The book Shi Jing(The Book of Songs), written in the western Zhou Dynasty and recording over 50 medicinal herbs including leonurus, the fruit of Chinese wolfberry and sweet wormwood, is the earliest existing book about the medicines in China. Zhou Li(The Rites of Zhou) classified medical personnel into food doctors, internists, surgeons and veterinarians. The diagnosis methods like observation, auscultation and olfaction, inquiry and palpation and the therapeutic methods such as medicines, acupuncture and moxibustion and surgery were already used in Zhou Dynasty. According to the records of Zuo Zhuan (Chronicle of Zuo), in the Spring and Autumn Period, the doctor was called Yiyan in the State of Jin, Yihuan and Yihe in the state of Qin, as well as Qiyi(doctors in the State of Qi) and Chuyi(doctor in the State of Chu), all of which were the official doctors at that time. The famous doctor in the Warring State Period Bian Que was proficient in observation and palpation, and left behind many splendid cases.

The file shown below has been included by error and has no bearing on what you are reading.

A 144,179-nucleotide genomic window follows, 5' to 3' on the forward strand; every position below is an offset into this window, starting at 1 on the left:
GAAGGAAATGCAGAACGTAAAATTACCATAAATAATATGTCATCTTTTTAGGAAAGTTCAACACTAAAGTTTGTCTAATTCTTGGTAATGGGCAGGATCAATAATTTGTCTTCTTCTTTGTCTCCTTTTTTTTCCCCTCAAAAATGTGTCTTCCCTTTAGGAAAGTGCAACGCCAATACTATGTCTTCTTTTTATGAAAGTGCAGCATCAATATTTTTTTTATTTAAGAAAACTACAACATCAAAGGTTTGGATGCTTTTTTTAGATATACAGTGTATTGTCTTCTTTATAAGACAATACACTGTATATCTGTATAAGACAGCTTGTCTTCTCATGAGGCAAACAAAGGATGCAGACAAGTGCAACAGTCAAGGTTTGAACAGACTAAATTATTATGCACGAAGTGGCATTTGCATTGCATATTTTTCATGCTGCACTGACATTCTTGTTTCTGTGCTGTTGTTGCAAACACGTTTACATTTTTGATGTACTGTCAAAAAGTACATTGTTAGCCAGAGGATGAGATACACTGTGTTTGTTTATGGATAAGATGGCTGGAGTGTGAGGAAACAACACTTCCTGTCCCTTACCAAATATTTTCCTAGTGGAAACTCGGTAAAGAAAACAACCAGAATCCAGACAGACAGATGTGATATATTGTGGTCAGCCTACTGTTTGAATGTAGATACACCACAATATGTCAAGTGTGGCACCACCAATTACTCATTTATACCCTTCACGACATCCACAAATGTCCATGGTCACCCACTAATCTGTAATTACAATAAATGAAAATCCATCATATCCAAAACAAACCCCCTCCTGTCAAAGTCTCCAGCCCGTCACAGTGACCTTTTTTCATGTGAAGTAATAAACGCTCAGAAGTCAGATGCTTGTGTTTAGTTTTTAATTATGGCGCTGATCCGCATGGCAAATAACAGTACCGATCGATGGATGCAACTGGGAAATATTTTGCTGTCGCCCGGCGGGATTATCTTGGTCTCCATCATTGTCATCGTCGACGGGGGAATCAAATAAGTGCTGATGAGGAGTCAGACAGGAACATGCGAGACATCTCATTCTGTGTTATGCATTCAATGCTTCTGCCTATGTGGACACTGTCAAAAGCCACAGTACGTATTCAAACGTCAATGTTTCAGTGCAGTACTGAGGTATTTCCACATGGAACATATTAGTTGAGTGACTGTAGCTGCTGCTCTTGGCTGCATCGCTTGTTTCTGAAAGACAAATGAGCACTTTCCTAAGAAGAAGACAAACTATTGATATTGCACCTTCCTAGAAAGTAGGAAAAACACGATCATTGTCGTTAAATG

By summing up the theories and experience of the predecessors, Sun Simiao in the Tang Dynasty, who was called “King of Medicine” collected more than 5000 prescriptions and adopted the treatment based on syndrome differentiation. After the Tang Dynasty, a lot of works and theories concerning TCM were introduced to Korea, Japan and countries and regions in Central Asia and Western Asia, etc. During the Song Dynasty, some valuable work for medical development was carried out by the court such as setting up the Imperial Medical Academy, dividing the medicine to systematical branches, unifying the position of the acupoint, and publishing the Tu Jing, (Illustrated Classics). During the following long period, famous doctors and medical classics came forth in large numbers, various academic schools formed, different specialties such as pediatrics, gynecology and surgery had been maturing gradually, and people’s understanding about the effect, preparation and compatibility of medicines had been improving.